KENEALLY: You know, I look at my nieces, and I think about the world they're going to inherit, and I think about the world that I grew up in, and I hope to God that my teenage nieces are not, in their adult lifetime, still having to fight these fights. Still having to say, you know, sexual assault and rape is not okay.  That sexual harassment is not okay.  You know, that women deserve to be treated as human beings.  That when a woman reports a rape, she's not pressured to choose between her job and justice.  

Every generation, we think we've made these big advances — and we have, and things have gotten better.  But my goodness, it is depressing to contemplate that in Australia in 2021, we are still having these conversations about women's rights to seek justice and keep their jobs when they have been sexually assaulted at work.  So again, I come back to the point that this moment in Australia is seismic.  This is like Port Arthur.  This is like the Mabo decision.  This is like 1967 when the country voted in a referendum to grant citizenship and recognition to Aboriginal and Torres Strait Islander people.  Now the issues are different, but the seismic nature of the moment is the same, and leaders don't get to pick their moment.  The moment picks them.  

This moment is picking Marise Payne and Scott Morrison, and to date, their leadership and response has been woeful and lacking.  It has not seen women, it has not recognised women, it has not responded to women.  What I say to the Prime — stop talking, start listening, reflect and speak from your convictions. That is what the country needs right now.

JOURNALIST: The Attorney General's Department is up at Senate Estimates in about 10 minutes. What are the questions you still have of the Attorney General's Department and the Solicitor General about the conflicts of interest that Christian Porter might face when he comes back to work?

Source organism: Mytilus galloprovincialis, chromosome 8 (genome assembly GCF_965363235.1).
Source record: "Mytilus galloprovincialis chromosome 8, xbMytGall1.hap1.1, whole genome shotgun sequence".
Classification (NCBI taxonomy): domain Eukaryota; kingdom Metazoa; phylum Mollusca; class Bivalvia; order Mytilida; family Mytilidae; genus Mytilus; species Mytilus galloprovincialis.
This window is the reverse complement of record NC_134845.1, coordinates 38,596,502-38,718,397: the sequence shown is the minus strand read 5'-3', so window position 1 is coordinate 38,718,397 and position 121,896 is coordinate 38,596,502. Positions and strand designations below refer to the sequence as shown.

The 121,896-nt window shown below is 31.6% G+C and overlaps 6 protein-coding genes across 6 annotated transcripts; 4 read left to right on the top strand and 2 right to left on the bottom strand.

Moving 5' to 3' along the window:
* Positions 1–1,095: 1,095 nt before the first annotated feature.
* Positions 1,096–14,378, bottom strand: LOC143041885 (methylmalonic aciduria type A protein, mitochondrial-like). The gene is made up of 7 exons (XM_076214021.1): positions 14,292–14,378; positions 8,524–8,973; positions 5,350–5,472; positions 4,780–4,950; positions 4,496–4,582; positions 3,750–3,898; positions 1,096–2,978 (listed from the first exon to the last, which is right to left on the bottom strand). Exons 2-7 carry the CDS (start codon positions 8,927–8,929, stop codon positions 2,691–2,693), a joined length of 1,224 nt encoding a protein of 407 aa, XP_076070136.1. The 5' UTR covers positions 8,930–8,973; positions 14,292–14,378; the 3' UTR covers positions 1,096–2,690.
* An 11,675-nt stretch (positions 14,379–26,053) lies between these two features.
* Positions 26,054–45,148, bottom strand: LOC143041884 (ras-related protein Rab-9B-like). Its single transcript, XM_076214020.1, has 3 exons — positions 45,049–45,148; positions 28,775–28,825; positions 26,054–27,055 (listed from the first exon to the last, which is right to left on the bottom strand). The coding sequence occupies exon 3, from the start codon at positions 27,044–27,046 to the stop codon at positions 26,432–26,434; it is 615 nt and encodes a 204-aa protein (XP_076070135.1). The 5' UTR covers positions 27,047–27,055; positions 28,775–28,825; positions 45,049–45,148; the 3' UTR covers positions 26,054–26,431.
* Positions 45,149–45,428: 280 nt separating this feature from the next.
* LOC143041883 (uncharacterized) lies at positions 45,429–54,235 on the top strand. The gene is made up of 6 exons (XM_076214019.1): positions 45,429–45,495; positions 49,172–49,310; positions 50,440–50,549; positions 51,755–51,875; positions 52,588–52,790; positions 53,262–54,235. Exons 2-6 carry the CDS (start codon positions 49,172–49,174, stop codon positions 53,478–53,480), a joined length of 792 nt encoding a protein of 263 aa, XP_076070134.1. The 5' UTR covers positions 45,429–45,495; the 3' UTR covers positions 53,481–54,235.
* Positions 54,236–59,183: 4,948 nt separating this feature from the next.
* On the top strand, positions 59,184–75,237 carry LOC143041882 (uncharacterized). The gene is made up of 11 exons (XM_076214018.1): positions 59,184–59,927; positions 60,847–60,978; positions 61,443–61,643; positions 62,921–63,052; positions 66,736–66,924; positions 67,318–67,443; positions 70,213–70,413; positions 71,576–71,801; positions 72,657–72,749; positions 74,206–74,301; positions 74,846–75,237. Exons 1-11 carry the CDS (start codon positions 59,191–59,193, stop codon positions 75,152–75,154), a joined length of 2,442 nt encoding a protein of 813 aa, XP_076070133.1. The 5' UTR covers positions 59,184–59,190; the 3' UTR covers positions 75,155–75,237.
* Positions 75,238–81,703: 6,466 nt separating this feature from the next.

KENEALLY: Yeah, look, Estimates is about to start and you will appreciate I'm not going to run through our Estimates questions here at the moment, but I will say there are questions that remain as to what exactly will Christian Porter be doing when he comes back to work.  What exactly will he be doing?  The proposition being put by Scott Morrison is that it is simply okay for Christian Porter to rock back up at work next week, despite the fact there are serious allegations levelled against him — rape allegations levelled against him — and despite the fact he has launched a defamation suit against the ABC. 

Now, he is perfectly entitled to launch whatever lawsuit he wants, and I acknowledge that he has said that he did not commit the acts that are described in those allegations.  However, there has been no independent inquiry, there has been no test of whether or not he remains the fit and proper person, and now the proposition that is being put is that he can return to his job and a full time salary, with part time duties.  That because of the conflicts of interest with his defamation lawsuit, parts of his portfolio — his Attorney-General responsibilities — are going to be hived off to other people, including Amanda Stoker — Senator Amanda Stoker — and he's going to have the time and the space on his full time salary to pursue his defamation action against the ABC. 

Now, women across Australia would really like to see this Government give them the same rights and consideration when it comes to their escape from domestic violence.  Where’s their paid leave when they have to go to court to escape their abuser?  Christian Porter gets his paid leave from his full-time job.  Why don't the women of Australia escaping domestic violence get the same?  These are judgment questions that sit squarely with the Prime Minister, and when I say the Prime Minister is not listening to women, when I say he's not responding, this is one example.  This is one example where we see, in the policy sense, the Prime Minister's continued refusal to give domestic violence victims paid leave, yet his decision to accord what is essentially paid leave to Christian Porter to pursue his defamation suit speaks to the values of this Prime Minister.  Thank you.

ENDS